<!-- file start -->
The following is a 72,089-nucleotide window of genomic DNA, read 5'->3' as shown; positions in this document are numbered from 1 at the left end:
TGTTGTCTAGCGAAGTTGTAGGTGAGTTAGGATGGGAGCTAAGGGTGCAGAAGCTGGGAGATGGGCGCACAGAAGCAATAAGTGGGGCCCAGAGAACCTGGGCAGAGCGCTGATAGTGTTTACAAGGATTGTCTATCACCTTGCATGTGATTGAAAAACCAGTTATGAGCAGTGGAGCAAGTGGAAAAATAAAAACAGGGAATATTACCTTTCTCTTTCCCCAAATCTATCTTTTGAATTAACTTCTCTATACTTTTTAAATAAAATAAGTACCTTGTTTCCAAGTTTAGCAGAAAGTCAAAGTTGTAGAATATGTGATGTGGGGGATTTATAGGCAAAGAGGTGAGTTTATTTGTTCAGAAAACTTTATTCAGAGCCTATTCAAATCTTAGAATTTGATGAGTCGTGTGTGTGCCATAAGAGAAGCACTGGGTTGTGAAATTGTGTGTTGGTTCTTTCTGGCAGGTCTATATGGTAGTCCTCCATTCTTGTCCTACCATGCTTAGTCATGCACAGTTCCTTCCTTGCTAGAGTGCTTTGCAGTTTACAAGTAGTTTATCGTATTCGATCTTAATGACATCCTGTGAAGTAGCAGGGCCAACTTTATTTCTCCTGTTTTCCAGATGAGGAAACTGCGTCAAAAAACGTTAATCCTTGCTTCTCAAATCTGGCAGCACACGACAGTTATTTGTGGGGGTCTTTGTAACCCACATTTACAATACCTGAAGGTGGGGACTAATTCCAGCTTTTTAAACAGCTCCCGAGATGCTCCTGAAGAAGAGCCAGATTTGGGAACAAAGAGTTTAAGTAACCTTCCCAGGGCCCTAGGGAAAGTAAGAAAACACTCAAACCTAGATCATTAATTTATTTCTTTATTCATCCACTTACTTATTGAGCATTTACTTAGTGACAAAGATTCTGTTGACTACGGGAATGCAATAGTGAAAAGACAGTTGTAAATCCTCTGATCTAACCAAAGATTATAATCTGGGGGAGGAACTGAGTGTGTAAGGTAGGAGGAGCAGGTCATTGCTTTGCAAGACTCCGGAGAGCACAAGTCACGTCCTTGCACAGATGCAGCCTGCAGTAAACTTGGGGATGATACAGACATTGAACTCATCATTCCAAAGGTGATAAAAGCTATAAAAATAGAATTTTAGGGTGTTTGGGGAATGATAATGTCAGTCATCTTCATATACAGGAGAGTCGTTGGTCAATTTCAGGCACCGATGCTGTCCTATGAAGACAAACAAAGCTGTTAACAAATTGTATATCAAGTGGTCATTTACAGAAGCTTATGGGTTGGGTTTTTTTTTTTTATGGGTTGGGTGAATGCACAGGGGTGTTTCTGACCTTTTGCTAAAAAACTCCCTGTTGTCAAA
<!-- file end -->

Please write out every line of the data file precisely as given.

The following is a 72,089-nucleotide window of genomic DNA, read 5'->3' as shown; positions in this document are numbered from 1 at the left end:
TGTTGTCTAGCGAAGTTGTAGGTGAGTTAGGATGGGAGCTAAGGGTGCAGAAGCTGGGAGATGGGCGCACAGAAGCAATAAGTGGGGCCCAGAGAACCTGGGCAGAGCGCTGATAGTGTTTACAAGGATTGTCTATCACCTTGCATGTGATTGAAAAACCAGTTATGAGCAGTGGAGCAAGTGGAAAAATAAAAACAGGGAATATTACCTTTCTCTTTCCCCAAATCTATCTTTTGAATTAACTTCTCTATACTTTTTAAATAAAATAAGTACCTTGTTTCCAAGTTTAGCAGAAAGTCAAAGTTGTAGAATATGTGATGTGGGGGATTTATAGGCAAAGAGGTGAGTTTATTTGTTCAGAAAACTTTATTCAGAGCCTATTCAAATCTTAGAATTTGATGAGTCGTGTGTGTGCCATAAGAGAAGCACTGGGTTGTGAAATTGTGTGTTGGTTCTTTCTGGCAGGTCTATATGGTAGTCCTCCATTCTTGTCCTACCATGCTTAGTCATGCACAGTTCCTTCCTTGCTAGAGTGCTTTGCAGTTTACAAGTAGTTTATCGTATTCGATCTTAATGACATCCTGTGAAGTAGCAGGGCCAACTTTATTTCTCCTGTTTTCCAGATGAGGAAACTGCGTCAAAAAACGTTAATCCTTGCTTCTCAAATCTGGCAGCACACGACAGTTATTTGTGGGGGTCTTTGTAACCCACATTTACAATACCTGAAGGTGGGGACTAATTCCAGCTTTTTAAACAGCTCCCGAGATGCTCCTGAAGAAGAGCCAGATTTGGGAACAAAGAGTTTAAGTAACCTTCCCAGGGCCCTAGGGAAAGTAAGAAAACACTCAAACCTAGATCATTAATTTATTTCTTTATTCATCCACTTACTTATTGAGCATTTACTTAGTGACAAAGATTCTGTTGACTACGGGAATGCAATAGTGAAAAGACAGTTGTAAATCCTCTGATCTAACCAAAGATTATAATCTGGGGGAGGAACTGAGTGTGTAAGGTAGGAGGAGCAGGTCATTGCTTTGCAAGACTCCGGAGAGCACAAGTCACGTCCTTGCACAGATGCAGCCTGCAGTAAACTTGGGGATGATACAGACATTGAACTCATCATTCCAAAGGTGATAAAAGCTATAAAAATAGAATTTTAGGGTGTTTGGGGAATGATAATGTCAGTCATCTTCATATACAGGAGAGTCGTTGGTCAATTTCAGGCACCGATGCTGTCCTATGAAGACAAACAAAGCTGTTAACAAATTGTATATCAAGTGGTCATTTACAGAAGCTTATGGGTTGGGTTTTTTTTTTTTATGGGTTGGGTGAATGCACAGGGGTGTTTCTGACCTTTTGCTAAAAAACTCCCTGTTGTCAAA